Tokina 10-17mm Problem
Posted 04 August 2008 - 12:10 AM
Both these images were taken on Manual. F11 @ 1/100th. ISO 100. Strobes on manual too. Under the same environmental conditions. Yet you can see very different exposures (both in foreground and background areas). I realise that neither is very good exposure. My concern is the difference, when there should be none. The right hand image is what I would expect from these settings in these conditions.
I have had this problem just a couple of times with the lens. And on both my D2X and in the case above my girlfriend's D80. So I don't think it is camera related.
The only difference has been in the orientation of the camera. These were taken with camera different ways up.
I suspect that the problem is a communication one between the lens and camera body, aggravated by certain camera orientations. I had this problem on my D2X when shooting vertically up. One possiblity is that the lens is not stopping down properly - although the depth of field looks very similar in these two images - hard to judge. Maybe a sticking aperture? This is a G-Type lens, by the way (Nikon speak for no aperture ring).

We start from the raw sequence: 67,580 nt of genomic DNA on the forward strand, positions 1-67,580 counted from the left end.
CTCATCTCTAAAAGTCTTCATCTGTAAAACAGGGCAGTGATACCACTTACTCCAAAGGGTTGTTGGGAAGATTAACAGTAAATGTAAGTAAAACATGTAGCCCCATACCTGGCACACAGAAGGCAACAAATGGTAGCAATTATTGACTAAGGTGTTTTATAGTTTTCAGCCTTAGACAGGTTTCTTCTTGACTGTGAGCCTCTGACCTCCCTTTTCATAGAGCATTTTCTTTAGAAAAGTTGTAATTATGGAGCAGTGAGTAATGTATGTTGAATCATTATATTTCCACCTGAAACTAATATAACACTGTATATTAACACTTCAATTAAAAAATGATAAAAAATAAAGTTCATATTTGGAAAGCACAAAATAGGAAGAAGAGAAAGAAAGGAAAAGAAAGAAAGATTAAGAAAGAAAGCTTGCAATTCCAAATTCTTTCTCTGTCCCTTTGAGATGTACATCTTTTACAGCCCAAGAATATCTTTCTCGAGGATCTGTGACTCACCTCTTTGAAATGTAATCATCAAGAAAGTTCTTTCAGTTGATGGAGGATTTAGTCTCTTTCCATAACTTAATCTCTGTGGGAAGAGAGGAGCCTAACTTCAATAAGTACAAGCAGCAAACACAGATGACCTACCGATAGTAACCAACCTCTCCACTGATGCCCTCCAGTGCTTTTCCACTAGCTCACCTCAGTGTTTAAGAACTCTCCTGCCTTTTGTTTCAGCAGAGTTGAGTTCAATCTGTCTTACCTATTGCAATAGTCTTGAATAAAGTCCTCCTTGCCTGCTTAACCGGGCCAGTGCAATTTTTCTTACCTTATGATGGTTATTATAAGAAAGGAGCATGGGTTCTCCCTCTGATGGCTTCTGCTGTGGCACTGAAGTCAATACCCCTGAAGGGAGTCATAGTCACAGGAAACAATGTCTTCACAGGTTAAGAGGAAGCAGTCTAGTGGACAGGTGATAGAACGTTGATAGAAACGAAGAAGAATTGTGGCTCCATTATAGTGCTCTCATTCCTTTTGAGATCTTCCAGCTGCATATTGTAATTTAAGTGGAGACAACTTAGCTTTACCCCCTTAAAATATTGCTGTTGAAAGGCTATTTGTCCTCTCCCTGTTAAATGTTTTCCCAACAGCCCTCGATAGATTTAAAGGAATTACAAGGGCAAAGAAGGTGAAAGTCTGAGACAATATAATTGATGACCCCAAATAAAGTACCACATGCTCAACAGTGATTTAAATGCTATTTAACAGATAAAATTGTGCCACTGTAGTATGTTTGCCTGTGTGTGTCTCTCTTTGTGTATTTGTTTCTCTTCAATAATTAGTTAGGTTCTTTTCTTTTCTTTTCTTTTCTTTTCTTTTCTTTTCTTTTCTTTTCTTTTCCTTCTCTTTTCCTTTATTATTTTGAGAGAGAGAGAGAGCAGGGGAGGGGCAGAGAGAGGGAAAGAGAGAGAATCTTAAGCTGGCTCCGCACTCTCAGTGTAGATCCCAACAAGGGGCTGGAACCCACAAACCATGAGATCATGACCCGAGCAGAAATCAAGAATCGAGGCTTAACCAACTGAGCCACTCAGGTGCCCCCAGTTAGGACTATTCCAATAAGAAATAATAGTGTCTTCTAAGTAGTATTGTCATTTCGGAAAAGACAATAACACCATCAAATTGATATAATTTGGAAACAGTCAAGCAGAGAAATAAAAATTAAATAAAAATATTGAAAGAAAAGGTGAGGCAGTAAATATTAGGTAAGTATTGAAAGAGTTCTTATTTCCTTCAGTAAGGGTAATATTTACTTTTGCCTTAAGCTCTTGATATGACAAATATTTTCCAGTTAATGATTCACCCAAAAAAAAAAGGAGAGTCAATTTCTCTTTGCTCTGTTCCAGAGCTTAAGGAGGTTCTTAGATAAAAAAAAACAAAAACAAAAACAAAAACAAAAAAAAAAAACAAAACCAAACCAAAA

Anyone got any ideas on the cause. Contacts look clean.
At present the problem is very rare. 1 in 1000 shots or so. But I'd like to know the cause and remedy. Also as this is a popular lens here I thought it would be useful to share my concerns.
Also does anyone know a contact for repair/servicing for the Tokina in the UK?
Posted 04 August 2008 - 01:35 AM
This is sad, but I have had similar problems with a Tokina lens in the past, and no-one seemed to know who would fix it. The problem was mechanical in mine, progressed to total failure, and I junked the lens. It left me so suspicious of Tokina, that I have resisted the urge to use the 10-17, despite its excellent press.
Posted 04 August 2008 - 07:41 AM
I had a similar problem years ago with my Nikon 35mm/f2 lens where it would occasionally overexpose a shot a by a couple stops--turns out the aperture was sticky. sometimes oils leak out and get on the blades making the diaphragm fail to fully stop down to the correct aperture. a simple servicing fixed it although I had to do it twice b/c the first repair shop did a poor job.
Posted 04 August 2008 - 10:08 AM
Website: http://www.jonbertsch.com, http://www.thalassagraphics.com
D200...Ikelite Housing...Ike DS125...Nik 105mm|Tam 90mm, Tokina 10-17mm...Nik V
Posted 04 August 2008 - 01:20 PM
I once bent the fin on my 300/2.8 and kept getting overexposed shots cause the fin wasn't engaging with the camera control properly. This was likely due to mounting the lens in a hurry and knocking the fin out of place. I compared it to my other lens mounts, and it was noticably bent.
So with a very nervous/sweaty/shaky application of a pair of pliers got it bent right back into shape and it's worked great since. It started as an occasional oddity and eventually became full-on. Hope this helps. Cheers,
Posted 05 August 2008 - 12:23 AM
Posted 05 August 2008 - 12:32 PM
Never had a focus problem with mine - only quite a dose of CA!
Water Temp (just cold & Nasty)